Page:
Firms can benefit by hiring employee referred
candidates; however, there are potential drawbacks that must be
Companies frequently hire new employees based on
referrals from existing employees, who often recommend friends or family
members. There are numerous possible benefits from this, such as lower
turnover, possibly higher productivity, lower recruiting costs, and
beneficial commonalities related to shared employee values. On the other
hand, hiring through employee referrals may disadvantage under-represented
minorities, entail greater firm costs in the form of higher wages, lead to
undesirable commonalities, and reflect nepotism. A growing body of research
explores these considerations.
Comparisons to others’ pay and to one’s own past
earnings can affect willingness to work and effort on the job
Recent studies show that even irrelevant
relative pay information—earnings compared to the past or to
others—significantly affects workers’ willingness to work (labor supply) and
effort. This effect stems mainly from those whose pay compares unfavorably;
accordingly, earning less compared to others or less than in the past
significantly reduces one’s willingness to work and effort exerted on the
job. Comparing favorably, however, has mixed effects—with usually no effect
on effort, but positive or no effects on labor supply. Understanding when
relative pay increases labor supply and effort can thus help firms devise
optimal payment structures.
The choice of reference group crucially
determines subjective deprivation and thus affects labor market behavior
Why do different population groups (e.g. rural
vs. urban, youth vs. elderly and men vs. women) experience the same
objective labor status differently? One hypothesis is that people are more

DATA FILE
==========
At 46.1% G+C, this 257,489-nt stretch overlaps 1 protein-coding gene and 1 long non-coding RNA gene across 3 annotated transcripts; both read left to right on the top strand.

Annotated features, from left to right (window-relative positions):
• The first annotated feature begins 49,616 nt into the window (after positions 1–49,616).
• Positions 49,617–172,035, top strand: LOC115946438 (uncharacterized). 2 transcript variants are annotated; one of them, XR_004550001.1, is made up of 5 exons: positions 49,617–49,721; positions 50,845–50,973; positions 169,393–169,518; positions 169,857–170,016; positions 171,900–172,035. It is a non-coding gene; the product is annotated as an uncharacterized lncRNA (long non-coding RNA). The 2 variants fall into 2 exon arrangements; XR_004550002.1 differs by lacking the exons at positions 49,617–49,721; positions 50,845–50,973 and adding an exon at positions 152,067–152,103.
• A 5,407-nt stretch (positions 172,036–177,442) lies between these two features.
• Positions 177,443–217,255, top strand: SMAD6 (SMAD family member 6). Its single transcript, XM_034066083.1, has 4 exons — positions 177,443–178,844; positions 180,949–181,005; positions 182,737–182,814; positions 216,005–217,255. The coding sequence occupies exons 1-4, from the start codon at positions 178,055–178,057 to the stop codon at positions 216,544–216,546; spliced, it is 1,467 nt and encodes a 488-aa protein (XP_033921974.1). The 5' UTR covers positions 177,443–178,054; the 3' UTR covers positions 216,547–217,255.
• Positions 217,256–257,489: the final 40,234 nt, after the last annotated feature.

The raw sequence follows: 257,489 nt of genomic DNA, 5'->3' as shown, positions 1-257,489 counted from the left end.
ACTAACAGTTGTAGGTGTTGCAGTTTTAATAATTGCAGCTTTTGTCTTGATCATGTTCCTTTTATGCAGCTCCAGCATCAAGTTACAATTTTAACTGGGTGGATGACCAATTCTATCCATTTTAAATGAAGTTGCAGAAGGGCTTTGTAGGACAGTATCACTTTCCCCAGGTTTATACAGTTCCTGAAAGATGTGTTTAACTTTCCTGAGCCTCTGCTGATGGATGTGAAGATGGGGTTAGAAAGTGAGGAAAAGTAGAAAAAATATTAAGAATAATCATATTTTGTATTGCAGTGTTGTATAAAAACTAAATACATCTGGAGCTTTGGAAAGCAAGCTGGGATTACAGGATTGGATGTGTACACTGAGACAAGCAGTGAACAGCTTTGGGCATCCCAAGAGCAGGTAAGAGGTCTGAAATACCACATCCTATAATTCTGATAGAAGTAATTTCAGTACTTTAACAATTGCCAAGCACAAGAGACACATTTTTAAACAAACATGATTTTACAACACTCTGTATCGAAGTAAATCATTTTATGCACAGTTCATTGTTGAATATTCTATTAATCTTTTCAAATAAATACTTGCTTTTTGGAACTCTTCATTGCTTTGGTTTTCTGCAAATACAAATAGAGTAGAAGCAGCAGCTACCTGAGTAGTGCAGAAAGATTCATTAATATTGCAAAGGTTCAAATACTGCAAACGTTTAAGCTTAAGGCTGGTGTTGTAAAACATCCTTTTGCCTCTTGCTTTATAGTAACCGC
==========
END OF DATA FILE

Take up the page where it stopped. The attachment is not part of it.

concerned with relative deprivation than objective deprivation and they
value their own status relative to the status of their peers—the reference
group. One way to test this hypothesis in the labor market is to measure
individual differences in labor status while controlling for characteristics
that define population groups. This measure is called “relative labor
deprivation” and can help policymakers to better understand how labor claims
Secondary and higher education are windows of
opportunity for boosting students’ life skills
Life skills, sometimes referred to as
noncognitive skills or personality traits (e.g. conscientiousness or locus
of control—the belief to influence events and their outcomes), affect labor
market productivity. Policy makers and academics are thus exploring whether
such skills should be taught at the high school or college level. A small
portfolio of recent studies shows encouraging evidence that education could
strengthen life skills in adolescence. However, as no uniform approach
exists on which life skills are most important and how to best measure them,
many important questions must be answered before life skill development can
become an integral part of school curricula.
The variation of racial wage gaps across and
within groups requires differing policy solutions
In many developed countries, racial and ethnic
minorities are paid, on average, less than the native white majority. While
racial wage differentials are partly the result of immigration, they also
persist for racial minorities of second and further generations. Eliminating
racial wage differentials and promoting equal opportunities among citizens
with different racial backgrounds is an important social policy goal.
Inequalities resulting from differences in opportunities lead to a waste of
talent for those who cannot reach their potential and to a waste of